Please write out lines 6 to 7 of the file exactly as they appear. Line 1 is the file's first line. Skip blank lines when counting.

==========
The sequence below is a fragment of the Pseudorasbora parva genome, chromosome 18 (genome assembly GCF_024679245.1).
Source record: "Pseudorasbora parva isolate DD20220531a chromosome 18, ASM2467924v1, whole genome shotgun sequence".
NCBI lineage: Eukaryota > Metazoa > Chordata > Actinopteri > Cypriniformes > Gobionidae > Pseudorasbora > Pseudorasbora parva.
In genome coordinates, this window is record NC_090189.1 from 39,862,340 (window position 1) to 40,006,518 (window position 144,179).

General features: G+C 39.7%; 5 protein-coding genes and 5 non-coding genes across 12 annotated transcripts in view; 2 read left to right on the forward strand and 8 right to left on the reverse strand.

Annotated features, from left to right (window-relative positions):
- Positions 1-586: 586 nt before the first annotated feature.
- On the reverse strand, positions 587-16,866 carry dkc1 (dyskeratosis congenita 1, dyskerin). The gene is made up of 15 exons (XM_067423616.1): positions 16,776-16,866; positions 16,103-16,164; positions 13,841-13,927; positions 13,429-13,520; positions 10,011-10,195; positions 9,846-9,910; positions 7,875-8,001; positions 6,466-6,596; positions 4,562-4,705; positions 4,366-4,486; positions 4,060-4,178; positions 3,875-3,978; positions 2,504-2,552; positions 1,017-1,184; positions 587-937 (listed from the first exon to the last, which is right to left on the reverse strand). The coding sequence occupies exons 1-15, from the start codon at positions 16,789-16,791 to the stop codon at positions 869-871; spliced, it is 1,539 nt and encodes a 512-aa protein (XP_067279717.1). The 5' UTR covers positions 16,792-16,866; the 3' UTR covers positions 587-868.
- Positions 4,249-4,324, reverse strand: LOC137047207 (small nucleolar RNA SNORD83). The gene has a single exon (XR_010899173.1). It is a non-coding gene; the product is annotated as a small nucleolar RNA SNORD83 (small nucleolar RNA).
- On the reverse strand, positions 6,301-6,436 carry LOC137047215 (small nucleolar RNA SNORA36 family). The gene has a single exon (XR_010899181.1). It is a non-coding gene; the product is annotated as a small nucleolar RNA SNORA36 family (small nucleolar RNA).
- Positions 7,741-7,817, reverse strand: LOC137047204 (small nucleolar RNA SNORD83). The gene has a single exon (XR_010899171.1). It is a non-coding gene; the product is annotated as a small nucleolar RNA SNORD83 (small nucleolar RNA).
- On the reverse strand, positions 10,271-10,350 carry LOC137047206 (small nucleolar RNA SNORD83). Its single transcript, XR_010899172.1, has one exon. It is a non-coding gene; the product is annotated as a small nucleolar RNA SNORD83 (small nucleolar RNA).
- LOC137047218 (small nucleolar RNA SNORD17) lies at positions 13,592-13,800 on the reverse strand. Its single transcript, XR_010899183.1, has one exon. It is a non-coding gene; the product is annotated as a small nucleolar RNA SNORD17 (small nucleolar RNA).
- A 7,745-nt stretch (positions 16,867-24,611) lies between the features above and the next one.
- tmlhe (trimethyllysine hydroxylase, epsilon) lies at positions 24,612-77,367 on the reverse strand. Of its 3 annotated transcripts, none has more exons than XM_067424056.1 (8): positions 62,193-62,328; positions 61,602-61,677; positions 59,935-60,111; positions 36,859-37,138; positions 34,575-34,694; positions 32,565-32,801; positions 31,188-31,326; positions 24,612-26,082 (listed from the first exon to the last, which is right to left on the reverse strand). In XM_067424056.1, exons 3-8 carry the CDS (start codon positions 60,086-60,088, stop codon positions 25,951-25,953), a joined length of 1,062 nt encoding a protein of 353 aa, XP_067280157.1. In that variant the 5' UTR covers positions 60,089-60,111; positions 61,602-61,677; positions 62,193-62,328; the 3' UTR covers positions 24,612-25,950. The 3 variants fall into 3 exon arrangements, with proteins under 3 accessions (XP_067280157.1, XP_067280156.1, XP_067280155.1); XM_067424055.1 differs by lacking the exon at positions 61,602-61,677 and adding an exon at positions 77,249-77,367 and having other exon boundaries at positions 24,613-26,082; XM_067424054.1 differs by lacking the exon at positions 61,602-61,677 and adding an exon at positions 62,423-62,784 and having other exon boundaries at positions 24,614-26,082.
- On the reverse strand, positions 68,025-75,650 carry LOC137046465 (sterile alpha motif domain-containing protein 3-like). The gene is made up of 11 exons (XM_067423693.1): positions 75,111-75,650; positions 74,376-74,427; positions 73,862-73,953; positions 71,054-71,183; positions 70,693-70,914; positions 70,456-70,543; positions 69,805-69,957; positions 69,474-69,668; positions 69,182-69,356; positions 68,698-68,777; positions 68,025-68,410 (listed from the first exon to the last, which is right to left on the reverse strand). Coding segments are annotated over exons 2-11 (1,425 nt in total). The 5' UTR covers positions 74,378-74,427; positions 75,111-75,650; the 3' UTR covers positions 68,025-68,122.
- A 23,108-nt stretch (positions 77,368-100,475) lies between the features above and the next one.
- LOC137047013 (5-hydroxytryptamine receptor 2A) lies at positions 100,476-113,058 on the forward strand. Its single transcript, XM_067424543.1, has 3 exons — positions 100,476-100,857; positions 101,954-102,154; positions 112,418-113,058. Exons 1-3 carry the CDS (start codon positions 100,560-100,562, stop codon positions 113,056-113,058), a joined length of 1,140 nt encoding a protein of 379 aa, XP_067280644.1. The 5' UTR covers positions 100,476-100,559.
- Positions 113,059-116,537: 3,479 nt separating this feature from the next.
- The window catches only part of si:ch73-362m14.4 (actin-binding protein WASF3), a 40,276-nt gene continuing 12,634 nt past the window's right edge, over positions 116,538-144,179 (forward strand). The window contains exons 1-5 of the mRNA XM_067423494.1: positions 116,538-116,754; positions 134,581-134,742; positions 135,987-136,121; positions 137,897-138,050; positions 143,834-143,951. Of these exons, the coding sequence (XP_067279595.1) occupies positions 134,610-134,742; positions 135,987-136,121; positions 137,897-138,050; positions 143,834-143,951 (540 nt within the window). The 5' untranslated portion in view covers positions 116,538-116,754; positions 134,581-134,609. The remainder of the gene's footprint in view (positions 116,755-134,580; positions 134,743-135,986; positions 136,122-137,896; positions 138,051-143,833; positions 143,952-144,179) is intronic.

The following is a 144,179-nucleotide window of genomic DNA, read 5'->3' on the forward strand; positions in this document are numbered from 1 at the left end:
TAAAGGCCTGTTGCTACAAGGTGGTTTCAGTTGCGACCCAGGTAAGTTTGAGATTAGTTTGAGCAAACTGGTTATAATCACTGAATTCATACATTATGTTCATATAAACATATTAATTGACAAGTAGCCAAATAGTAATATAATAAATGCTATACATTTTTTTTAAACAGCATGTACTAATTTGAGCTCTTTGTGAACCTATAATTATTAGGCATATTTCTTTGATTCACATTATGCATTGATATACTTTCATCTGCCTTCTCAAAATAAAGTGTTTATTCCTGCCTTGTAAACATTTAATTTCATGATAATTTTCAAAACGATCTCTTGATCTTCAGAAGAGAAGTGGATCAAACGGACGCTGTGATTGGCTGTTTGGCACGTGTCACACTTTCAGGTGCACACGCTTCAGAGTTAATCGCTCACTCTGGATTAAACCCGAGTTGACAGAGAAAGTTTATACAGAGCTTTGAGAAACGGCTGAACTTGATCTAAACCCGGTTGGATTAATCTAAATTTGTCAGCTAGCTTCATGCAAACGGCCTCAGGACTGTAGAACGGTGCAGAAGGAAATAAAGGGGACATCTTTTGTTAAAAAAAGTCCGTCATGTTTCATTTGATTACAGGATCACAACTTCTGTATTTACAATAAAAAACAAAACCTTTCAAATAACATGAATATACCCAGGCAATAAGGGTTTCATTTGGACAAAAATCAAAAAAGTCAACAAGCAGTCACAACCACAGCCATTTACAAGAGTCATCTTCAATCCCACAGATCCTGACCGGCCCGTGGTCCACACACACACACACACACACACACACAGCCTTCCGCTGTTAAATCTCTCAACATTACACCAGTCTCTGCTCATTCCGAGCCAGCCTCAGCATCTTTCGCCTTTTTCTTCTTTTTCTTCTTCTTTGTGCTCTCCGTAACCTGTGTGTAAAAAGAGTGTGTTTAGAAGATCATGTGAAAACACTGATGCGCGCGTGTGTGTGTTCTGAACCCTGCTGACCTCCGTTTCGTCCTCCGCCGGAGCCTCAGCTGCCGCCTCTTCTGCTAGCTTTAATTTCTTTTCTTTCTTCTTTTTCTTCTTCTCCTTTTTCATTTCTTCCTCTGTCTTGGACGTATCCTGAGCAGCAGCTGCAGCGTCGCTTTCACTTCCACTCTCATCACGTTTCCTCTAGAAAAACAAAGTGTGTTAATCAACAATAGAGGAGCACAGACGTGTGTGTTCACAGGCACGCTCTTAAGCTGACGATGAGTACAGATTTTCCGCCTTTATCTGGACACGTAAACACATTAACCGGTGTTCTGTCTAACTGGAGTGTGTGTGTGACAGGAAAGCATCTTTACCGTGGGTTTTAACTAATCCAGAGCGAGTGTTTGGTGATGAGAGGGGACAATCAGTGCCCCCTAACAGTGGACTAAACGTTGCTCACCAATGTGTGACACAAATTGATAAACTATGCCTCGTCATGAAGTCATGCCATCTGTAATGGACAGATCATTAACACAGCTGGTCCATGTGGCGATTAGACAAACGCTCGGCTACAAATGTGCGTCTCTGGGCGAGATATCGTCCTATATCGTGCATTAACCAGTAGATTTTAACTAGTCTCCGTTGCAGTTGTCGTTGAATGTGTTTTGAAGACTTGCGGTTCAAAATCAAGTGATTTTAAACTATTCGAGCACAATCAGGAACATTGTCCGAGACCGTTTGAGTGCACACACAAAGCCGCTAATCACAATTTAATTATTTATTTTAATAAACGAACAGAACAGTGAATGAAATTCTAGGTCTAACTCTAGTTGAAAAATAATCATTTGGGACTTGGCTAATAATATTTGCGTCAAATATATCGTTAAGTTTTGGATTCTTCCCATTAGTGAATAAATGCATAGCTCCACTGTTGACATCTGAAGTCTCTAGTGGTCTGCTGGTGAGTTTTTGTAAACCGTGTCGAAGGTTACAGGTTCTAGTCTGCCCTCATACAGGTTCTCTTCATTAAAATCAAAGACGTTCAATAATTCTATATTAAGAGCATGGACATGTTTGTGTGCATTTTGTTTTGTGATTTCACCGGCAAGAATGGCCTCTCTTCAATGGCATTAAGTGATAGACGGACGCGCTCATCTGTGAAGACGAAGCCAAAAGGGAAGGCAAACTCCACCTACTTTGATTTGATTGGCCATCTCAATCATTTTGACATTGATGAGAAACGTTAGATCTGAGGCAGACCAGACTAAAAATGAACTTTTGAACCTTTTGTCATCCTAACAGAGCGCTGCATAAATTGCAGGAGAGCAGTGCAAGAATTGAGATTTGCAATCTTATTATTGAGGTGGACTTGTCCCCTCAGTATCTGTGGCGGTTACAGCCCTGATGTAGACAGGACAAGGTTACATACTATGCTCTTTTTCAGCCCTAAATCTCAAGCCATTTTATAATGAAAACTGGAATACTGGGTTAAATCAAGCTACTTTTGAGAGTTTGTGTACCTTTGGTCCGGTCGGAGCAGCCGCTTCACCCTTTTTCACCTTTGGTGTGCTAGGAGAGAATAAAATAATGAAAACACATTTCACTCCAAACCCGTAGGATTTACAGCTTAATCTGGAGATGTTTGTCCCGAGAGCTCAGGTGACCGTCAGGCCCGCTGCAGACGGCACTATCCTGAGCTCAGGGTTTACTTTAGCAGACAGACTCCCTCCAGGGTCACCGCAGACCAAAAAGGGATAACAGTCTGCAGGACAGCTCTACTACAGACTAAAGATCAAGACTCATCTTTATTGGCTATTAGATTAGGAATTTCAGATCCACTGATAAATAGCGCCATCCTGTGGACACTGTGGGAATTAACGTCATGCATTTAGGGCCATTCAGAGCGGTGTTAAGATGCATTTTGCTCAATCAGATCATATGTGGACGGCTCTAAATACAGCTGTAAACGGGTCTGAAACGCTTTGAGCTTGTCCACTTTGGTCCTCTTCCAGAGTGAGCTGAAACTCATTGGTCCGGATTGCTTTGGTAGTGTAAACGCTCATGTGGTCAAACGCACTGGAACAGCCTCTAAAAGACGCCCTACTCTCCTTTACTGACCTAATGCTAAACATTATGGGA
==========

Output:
Annotated features, from left to right (window-relative positions):
- Positions 1-586: 586 nt before the first annotated feature.